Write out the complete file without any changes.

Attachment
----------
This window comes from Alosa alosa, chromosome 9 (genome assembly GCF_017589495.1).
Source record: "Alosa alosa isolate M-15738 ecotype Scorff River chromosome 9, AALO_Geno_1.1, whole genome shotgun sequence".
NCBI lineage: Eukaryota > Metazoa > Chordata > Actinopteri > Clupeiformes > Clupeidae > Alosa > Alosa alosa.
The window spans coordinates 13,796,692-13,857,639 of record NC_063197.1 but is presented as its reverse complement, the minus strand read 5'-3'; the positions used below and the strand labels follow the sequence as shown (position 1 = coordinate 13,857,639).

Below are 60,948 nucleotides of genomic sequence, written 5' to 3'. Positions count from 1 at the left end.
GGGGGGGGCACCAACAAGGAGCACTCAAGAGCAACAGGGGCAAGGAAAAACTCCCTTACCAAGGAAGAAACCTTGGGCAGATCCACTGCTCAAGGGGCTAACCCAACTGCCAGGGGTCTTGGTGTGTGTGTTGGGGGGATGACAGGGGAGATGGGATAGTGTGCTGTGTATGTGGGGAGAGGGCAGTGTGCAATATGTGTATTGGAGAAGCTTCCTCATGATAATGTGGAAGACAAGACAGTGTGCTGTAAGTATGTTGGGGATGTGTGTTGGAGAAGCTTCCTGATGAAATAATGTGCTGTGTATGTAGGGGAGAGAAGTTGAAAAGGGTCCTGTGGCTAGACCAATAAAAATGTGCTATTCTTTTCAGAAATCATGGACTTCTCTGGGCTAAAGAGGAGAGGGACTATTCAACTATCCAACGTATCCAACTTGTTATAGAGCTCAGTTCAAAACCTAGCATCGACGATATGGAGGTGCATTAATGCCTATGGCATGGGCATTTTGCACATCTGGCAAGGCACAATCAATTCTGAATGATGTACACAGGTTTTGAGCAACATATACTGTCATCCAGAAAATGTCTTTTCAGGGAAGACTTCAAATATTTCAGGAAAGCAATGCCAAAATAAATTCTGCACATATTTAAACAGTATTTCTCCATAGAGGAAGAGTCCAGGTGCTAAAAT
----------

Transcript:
This window comes from Alosa alosa, chromosome 9 (genome assembly GCF_017589495.1).
Source record: "Alosa alosa isolate M-15738 ecotype Scorff River chromosome 9, AALO_Geno_1.1, whole genome shotgun sequence".
NCBI lineage: Eukaryota > Metazoa > Chordata > Actinopteri > Clupeiformes > Clupeidae > Alosa > Alosa alosa.
The window spans coordinates 13,796,692-13,857,639 of record NC_063197.1 but is presented as its reverse complement, the minus strand read 5'-3'; the positions used below and the strand labels follow the sequence as shown (position 1 = coordinate 13,857,639).

Below are 60,948 nucleotides of genomic sequence, written 5' to 3'. Positions count from 1 at the left end.
GGGGGGGGCACCAACAAGGAGCACTCAAGAGCAACAGGGGCAAGGAAAAACTCCCTTACCAAGGAAGAAACCTTGGGCAGATCCACTGCTCAAGGGGCTAACCCAACTGCCAGGGGTCTTGGTGTGTGTGTTGGGGGGATGACAGGGGAGATGGGATAGTGTGCTGTGTATGTGGGGAGAGGGCAGTGTGCAATATGTGTATTGGAGAAGCTTCCTCATGATAATGTGGAAGACAAGACAGTGTGCTGTAAGTATGTTGGGGATGTGTGTTGGAGAAGCTTCCTGATGAAATAATGTGCTGTGTATGTAGGGGAGAGAAGTTGAAAAGGGTCCTGTGGCTAGACCAATAAAAATGTGCTATTCTTTTCAGAAATCATGGACTTCTCTGGGCTAAAGAGGAGAGGGACTATTCAACTATCCAACGTATCCAACTTGTTATAGAGCTCAGTTCAAAACCTAGCATCGACGATATGGAGGTGCATTAATGCCTATGGCATGGGCATTTTGCACATCTGGCAAGGCACAATCAATTCTGAATGATGTACACAGGTTTTGAGCAACATATACTGTCATCCAGAAAATGTCTTTTCAGGGAAGACTTCAAATATTTCAGGAAAGCAATGCCAAAATAAATTCTGCACATATTTAAACAGTATTTCTCCATAGAGGAAGAGTCCAGGTGCTAAAAT